Josborn, wasn't Catherine mistress of the French Consulate for a number of years before the war started? The Consulate would have been pretty far removed from the European theater of operations, and much closer to Australia, a British colony--so maybe the Vichy government hadn't got around to replacing Catherine's father with a pro-Vichy official. Why would the people involved in writing and producing this film have wanted to whitewash the detestable Vichy "government"?

Of course you realize: this means war!


Tobistiener, Like you, I would have thought that Australia and other members of the Empire, realm, or whatever the proper word is, would be at war with the Vichy government since England was but they were not. I did some research before posting the comment and found out that Canada, due to it's many French citizens, maintained normal diplomatic relations with Vichy until November 1942. Australia maintained relations until the end of the April of 1945. Below is the link to the wikipedia page on Vichy France*, you can see their status with the different countries in the "relations with the allies" section.

In regards to the reason the studio might ignore the Vichy angle, relations with France and the United States were actually very bad at the time. I think that most people know that DeGaulle was a hero to the people of France during WWII but I think that far fewer know that most of his contemporaries despised the man. During the mid sixties after France became a nuclear power, they withdrew from NATO. The organization that was created to protect the countries of western Europe from being occupied by the soviet block. France had been occupied twice in just under 25 years and after the people of the allied countries paid a terrible price to restore a free Europe. There timing is terrible because 1964 and 1965 were the 20th anniversary of the liberation of France and now the war in Viet-Nam, a french colony and the sight of another war the French lost was begining to heat up.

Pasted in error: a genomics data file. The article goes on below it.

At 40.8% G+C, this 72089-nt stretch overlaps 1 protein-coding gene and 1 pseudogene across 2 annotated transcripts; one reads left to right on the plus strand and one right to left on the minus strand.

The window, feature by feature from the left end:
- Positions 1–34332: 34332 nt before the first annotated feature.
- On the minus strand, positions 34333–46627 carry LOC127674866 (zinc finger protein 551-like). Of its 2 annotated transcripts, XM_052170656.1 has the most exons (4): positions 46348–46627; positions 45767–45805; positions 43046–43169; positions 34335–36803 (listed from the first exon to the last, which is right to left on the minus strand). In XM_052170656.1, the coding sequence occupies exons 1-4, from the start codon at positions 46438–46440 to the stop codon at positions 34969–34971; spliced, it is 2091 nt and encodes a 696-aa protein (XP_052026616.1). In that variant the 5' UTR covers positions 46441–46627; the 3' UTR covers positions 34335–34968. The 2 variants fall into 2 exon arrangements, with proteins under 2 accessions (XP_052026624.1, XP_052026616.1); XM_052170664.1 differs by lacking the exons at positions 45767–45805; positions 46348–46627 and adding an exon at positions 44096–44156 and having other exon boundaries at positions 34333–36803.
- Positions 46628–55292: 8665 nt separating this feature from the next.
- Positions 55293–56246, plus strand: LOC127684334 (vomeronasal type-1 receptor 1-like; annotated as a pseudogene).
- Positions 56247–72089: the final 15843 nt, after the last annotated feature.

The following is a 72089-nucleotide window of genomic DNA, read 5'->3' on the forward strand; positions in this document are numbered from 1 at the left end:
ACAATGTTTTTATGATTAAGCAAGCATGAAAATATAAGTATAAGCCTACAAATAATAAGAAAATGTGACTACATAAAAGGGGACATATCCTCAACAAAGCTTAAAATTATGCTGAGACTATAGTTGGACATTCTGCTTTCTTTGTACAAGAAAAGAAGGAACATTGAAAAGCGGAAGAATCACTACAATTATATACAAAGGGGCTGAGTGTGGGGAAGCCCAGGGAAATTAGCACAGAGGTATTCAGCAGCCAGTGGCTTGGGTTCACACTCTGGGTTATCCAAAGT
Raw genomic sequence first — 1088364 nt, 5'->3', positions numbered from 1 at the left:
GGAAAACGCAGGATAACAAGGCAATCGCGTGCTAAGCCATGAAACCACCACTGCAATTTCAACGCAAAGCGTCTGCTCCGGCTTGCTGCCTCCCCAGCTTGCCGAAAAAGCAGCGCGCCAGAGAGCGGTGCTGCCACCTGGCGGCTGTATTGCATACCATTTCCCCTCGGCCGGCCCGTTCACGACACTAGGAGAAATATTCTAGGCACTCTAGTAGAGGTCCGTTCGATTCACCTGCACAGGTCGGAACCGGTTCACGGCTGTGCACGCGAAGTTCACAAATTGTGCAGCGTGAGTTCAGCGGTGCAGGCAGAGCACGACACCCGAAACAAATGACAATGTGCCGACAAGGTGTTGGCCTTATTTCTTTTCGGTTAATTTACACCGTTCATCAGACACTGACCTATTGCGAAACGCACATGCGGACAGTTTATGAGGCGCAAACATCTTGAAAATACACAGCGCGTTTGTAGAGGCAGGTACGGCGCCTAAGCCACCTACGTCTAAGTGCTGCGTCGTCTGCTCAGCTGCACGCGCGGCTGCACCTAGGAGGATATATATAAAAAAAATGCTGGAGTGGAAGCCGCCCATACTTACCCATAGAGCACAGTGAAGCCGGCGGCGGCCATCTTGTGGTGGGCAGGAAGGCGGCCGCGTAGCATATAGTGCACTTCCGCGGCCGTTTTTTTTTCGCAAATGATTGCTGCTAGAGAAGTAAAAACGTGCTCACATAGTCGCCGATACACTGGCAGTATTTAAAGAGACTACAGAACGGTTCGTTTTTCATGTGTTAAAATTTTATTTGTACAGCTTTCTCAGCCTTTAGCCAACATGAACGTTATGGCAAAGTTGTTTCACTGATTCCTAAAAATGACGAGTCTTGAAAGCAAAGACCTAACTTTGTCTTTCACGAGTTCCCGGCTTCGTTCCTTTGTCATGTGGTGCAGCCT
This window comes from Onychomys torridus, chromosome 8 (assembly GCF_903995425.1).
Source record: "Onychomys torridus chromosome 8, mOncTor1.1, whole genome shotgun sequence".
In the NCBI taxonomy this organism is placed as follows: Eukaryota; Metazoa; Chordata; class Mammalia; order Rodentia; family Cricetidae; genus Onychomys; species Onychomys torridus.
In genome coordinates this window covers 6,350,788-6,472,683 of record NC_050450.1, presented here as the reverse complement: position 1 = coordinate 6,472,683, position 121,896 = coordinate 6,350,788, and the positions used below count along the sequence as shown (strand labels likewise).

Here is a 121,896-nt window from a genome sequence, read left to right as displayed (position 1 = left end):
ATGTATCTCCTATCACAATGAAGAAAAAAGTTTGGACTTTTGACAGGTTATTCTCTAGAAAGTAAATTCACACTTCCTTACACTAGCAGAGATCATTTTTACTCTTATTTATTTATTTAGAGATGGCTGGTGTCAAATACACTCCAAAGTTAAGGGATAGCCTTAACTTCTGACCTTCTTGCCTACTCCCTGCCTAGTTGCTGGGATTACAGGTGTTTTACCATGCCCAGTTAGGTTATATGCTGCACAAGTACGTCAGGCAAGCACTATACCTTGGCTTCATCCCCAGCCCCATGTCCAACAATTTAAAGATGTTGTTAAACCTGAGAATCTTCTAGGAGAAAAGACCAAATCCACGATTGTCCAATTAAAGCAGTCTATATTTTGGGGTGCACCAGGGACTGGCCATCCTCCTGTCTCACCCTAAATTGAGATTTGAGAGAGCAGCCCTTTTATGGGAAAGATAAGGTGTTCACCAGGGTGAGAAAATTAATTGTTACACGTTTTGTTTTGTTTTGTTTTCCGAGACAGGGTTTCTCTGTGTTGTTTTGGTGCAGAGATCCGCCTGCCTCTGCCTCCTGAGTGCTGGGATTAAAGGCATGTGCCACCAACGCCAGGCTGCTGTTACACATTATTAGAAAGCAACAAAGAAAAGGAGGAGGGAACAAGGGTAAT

The movie came out in 1964 but there were two incidents that occured in 1966 and 1967, that really speak volumes about France's relationship with the U.S. and Canada during this time. In 1966, shortly after France withdrew from NATO, DeGaulle contacted the United States demanded (not asked) "all American soldiers be removed from French soil". During a meeting between DeGaulle and Secretary of State Dean Rusk, Lyndon Johnson ordered the Secretary to ask if "his order demanding that all U.S. soldiers be removed from French soil applied to the 100,000 soldiers (73,000 in WWII and 30,000 in WWI) buried there, that died fighting for France?".

The second event occured in Canada on July 24, 1967. During a speech at Quebec City's city hall DGaulle said that seeing the French Canadian crowd cheer him in the city reminded him of his "triumphant return to Paris after its liberation from Germany" (basically comparing the Canadian government to the Nazi's) and closed the speech to a largely french speaking audience by saying "Vive le Québec libre! Vive le Canada français! Et vive la France!" ("Long live free Quebec! Long live French Canada! And long live France!").